Chapter

Taking Stock for the Future (1840–45)

in Worlds Before Adam

Published by University of Chicago Press

Published in print July 2008 | ISBN: 9780226731285
Published online March 2013 | e-ISBN: 9780226731308 | DOI: http://dx.doi.org/10.7208/chicago/9780226731308.003.0037
Taking Stock for the Future (1840–45)

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The narrative in this book has been brought to an end in the mid-1840s, with the arguments over glacial extension and the putative Ice Age still in full swing, as they would continue to be for many years to come. But the glacial debate was traced far enough to illustrate its decisive role in the broader story of the transformation of the earth sciences by the penetration of geohistorical ways of practicing them. The most important point about the controversy over the Ice Age was that any such episode in the geologically recent past was totally unexpected by leading geologists of all stripes. Equally unexpected was the complex story of the history of life that had been pieced together during the quarter-century covered by the present volume. Based initially on Smithian stratigraphy, vastly enlarged and deepened by the geohistorical perspective inspired by Cuvier, and brought to maturity by geologists such as Smith's nephew Phillips, this research disclosed a history of life that, while certainly directional and even “progressive,” could not have been predicted in any detail from such grand theoretical schemes as Lamarck's transformism.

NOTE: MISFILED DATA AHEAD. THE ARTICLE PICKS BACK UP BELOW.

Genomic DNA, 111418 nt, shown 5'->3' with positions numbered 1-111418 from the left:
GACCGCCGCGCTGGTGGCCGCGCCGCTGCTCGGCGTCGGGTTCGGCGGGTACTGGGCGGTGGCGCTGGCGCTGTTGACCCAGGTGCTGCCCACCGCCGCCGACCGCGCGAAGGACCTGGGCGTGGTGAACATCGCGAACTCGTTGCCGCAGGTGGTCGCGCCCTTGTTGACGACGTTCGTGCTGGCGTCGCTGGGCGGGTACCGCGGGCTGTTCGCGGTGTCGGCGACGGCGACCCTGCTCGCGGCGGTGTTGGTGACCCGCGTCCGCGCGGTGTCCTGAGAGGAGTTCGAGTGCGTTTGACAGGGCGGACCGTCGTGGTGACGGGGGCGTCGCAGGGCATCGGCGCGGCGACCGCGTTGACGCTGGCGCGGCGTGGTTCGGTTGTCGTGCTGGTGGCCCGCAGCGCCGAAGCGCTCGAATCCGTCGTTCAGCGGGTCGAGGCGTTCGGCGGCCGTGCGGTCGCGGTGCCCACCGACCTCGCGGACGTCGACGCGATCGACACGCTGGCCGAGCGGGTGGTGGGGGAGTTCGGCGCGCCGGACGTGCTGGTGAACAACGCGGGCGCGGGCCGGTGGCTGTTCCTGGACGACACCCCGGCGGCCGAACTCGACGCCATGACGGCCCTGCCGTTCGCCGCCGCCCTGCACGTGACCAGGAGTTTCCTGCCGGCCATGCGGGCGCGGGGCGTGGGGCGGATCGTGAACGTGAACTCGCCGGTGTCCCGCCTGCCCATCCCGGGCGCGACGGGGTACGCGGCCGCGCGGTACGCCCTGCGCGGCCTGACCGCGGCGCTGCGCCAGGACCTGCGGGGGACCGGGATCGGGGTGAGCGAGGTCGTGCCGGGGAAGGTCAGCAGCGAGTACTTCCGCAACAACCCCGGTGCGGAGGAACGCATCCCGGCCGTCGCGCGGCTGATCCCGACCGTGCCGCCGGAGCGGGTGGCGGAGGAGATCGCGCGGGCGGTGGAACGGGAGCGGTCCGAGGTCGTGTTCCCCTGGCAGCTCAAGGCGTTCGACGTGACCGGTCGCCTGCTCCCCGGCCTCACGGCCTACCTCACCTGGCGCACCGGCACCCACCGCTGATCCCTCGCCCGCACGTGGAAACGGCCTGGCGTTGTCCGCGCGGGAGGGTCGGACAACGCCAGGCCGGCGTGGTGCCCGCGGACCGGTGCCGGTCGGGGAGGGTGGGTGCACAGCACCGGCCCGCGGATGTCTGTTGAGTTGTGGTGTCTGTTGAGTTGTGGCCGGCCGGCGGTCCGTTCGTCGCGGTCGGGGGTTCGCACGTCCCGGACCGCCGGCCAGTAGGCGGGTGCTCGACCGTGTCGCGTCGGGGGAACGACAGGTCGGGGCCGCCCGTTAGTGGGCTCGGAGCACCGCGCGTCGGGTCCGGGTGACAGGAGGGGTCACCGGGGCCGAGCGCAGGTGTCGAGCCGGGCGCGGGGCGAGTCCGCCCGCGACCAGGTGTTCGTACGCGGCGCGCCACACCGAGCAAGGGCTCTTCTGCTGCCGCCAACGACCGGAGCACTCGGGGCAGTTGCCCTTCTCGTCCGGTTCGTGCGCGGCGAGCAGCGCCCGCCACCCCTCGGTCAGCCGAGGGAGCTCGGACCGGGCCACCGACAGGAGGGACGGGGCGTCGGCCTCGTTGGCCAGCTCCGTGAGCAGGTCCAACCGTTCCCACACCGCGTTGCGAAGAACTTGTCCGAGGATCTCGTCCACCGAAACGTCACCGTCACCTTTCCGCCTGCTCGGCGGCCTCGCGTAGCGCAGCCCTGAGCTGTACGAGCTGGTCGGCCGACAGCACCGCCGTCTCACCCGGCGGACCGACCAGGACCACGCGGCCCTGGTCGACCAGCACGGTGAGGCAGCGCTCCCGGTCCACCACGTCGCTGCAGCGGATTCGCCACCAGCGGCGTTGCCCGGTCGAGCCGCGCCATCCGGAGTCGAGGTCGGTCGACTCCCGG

Keywords: Ice Age; geohistory; earth science; geology; Smithian stratigraphy; Cuvier; Phillips

Chapter.  9132 words.  Illustrated.

Subjects: History of Science and Technology

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